Posted by: Richard Williams | Posted on: | 0 Comments
Modern LCD screens have a great many uses. Not only are they now the system of choice for our home TVs and computers but their use in digital signage has made them a common sight in many shopping malls, airports and other locations with high quantities of people.
Even outdoor locations are no barrier to the use of modern LCD screens with outdoor digital signage a rising medium now seen in many town centers, car parks, front of stores and train station platforms.
All this out of home use means many screens operate in locations test the temperature limits of LCD displays. While waterproof screens and LCD enclosures designed for rugged applications provide the ability of the screen to operate-even in outdoor locations, one consideration often overlooked, is that of temperature.
LCD screens have a limited temperature range. Not only will the electronics inside an TV screen overheat and cause failure if the screen gets too hot, but the liquid crystal itself will begin to deteriorate under hot conditions.
The same is true of environments where temperatures fall below zero, causing a screen to stop functioning. A typical LCD TV has an operating range between 0°C (32°F) and 32°C (90°F).
Of course, many indoor and outdoor locations don’t suffer temperatures outside of this range, but many locations do and placing screens in these areas can prove challenging.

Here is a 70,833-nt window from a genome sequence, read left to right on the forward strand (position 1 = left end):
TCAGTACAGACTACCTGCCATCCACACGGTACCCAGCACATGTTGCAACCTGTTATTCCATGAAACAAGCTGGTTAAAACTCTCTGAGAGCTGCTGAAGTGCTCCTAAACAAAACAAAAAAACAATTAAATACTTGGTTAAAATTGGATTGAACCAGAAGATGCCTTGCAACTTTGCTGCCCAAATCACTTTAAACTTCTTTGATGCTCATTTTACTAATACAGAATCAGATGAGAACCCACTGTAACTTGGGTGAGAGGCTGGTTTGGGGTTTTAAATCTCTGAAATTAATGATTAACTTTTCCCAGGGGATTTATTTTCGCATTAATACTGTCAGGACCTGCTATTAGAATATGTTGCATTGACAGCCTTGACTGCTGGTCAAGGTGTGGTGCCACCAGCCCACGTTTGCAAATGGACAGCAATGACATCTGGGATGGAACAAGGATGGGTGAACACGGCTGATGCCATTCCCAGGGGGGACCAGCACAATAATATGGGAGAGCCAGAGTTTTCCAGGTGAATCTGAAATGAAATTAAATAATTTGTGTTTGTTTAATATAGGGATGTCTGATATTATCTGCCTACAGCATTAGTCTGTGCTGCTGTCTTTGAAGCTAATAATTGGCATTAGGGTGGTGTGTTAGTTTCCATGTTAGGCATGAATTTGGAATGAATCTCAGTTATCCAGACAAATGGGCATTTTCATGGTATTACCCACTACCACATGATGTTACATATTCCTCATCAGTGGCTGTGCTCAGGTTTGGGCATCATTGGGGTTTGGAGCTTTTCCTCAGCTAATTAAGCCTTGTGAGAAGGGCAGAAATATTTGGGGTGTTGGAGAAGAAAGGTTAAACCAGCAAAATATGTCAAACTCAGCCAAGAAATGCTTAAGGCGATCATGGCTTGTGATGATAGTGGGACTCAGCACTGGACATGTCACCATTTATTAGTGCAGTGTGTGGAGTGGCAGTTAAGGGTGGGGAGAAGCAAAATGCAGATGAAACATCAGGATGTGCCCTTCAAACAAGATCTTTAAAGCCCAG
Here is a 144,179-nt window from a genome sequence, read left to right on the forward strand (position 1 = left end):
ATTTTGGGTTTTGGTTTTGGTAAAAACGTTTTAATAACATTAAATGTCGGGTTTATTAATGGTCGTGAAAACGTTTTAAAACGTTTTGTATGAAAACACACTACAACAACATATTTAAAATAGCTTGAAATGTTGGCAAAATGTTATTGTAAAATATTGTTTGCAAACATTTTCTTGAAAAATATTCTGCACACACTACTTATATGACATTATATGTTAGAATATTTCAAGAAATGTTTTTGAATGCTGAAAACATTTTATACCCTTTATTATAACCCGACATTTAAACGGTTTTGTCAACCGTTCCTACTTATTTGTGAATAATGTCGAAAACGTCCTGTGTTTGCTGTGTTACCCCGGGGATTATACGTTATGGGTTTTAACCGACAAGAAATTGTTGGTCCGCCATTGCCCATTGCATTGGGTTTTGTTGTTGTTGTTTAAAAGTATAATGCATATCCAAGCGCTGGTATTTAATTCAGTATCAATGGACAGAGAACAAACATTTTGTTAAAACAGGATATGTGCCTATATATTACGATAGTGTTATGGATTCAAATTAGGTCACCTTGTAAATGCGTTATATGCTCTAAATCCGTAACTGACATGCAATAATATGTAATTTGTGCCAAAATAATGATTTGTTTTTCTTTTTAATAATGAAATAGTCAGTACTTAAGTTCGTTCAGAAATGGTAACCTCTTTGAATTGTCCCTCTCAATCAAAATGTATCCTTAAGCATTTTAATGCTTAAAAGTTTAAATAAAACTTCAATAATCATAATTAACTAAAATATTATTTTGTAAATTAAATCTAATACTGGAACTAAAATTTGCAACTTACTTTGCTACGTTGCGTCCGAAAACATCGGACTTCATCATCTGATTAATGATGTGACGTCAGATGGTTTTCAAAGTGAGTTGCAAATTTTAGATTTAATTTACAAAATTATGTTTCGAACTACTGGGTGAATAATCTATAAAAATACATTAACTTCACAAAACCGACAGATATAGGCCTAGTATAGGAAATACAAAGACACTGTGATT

One of the problems with using a screen in hot locations is that the screen itself produces quite a bit of heat. When housed in an outdoor enclosure, the heat has to be continuously removed. While cooling fans combined with an air-vent normally carry out this task on an LCD, the need to prevent moisture from getting to the screen makes the task more complicated.
To get around this problem, specially shaped vents provide an exit for hot air while preventing rainfall and other moisture from getting in. In some locations where ambient temperatures are extremely high, screens need air conditioning to ensure they don’t exceed the maximum operating temperature.
In cold climates the opposite problem occurs. The need to keep heat in often requires insulation of the screen enclosure. Often this can trap enough of the heat generated by the screen itself to keep the internal temperature above minimum, but in some locations, even this isn’t enough. Heaters, controlled by thermostats provide extra heat in these circumstances, which enables the use of LCD displays in extremely cold locations such as ski-resorts and in Arctic regions.